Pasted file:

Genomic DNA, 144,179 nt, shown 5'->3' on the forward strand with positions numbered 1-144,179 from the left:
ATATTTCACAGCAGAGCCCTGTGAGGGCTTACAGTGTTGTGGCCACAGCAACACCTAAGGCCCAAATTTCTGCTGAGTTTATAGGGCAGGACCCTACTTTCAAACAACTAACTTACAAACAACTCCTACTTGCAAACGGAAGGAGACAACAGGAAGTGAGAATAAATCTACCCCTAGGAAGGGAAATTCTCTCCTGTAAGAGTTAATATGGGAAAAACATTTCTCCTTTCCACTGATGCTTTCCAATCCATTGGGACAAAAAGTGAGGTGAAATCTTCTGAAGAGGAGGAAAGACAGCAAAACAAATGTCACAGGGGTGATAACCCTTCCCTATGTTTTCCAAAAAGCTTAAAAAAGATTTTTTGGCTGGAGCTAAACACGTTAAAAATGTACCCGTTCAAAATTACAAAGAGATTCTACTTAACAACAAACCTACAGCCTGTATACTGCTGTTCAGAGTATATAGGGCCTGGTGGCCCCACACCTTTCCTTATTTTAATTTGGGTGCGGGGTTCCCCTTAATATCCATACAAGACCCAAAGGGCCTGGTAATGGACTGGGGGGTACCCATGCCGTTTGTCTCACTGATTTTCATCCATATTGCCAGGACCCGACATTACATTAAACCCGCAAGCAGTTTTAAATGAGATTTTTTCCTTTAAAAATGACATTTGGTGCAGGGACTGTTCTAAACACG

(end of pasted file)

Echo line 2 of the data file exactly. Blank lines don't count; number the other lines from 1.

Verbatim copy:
ATATTTCACAGCAGAGCCCTGTGAGGGCTTACAGTGTTGTGGCCACAGCAACACCTAAGGCCCAAATTTCTGCTGAGTTTATAGGGCAGGACCCTACTTTCAAACAACTAACTTACAAACAACTCCTACTTGCAAACGGAAGGAGACAACAGGAAGTGAGAATAAATCTACCCCTAGGAAGGGAAATTCTCTCCTGTAAGAGTTAATATGGGAAAAACATTTCTCCTTTCCACTGATGCTTTCCAATCCATTGGGACAAAAAGTGAGGTGAAATCTTCTGAAGAGGAGGAAAGACAGCAAAACAAATGTCACAGGGGTGATAACCCTTCCCTATGTTTTCCAAAAAGCTTAAAAAAGATTTTTTGGCTGGAGCTAAACACGTTAAAAATGTACCCGTTCAAAATTACAAAGAGATTCTACTTAACAACAAACCTACAGCCTGTATACTGCTGTTCAGAGTATATAGGGCCTGGTGGCCCCACACCTTTCCTTATTTTAATTTGGGTGCGGGGTTCCCCTTAATATCCATACAAGACCCAAAGGGCCTGGTAATGGACTGGGGGGTACCCATGCCGTTTGTCTCACTGATTTTCATCCATATTGCCAGGACCCGACATTACATTAAACCCGCAAGCAGTTTTAAATGAGATTTTTTCCTTTAAAAATGACATTTGGTGCAGGGACTGTTCTAAACACG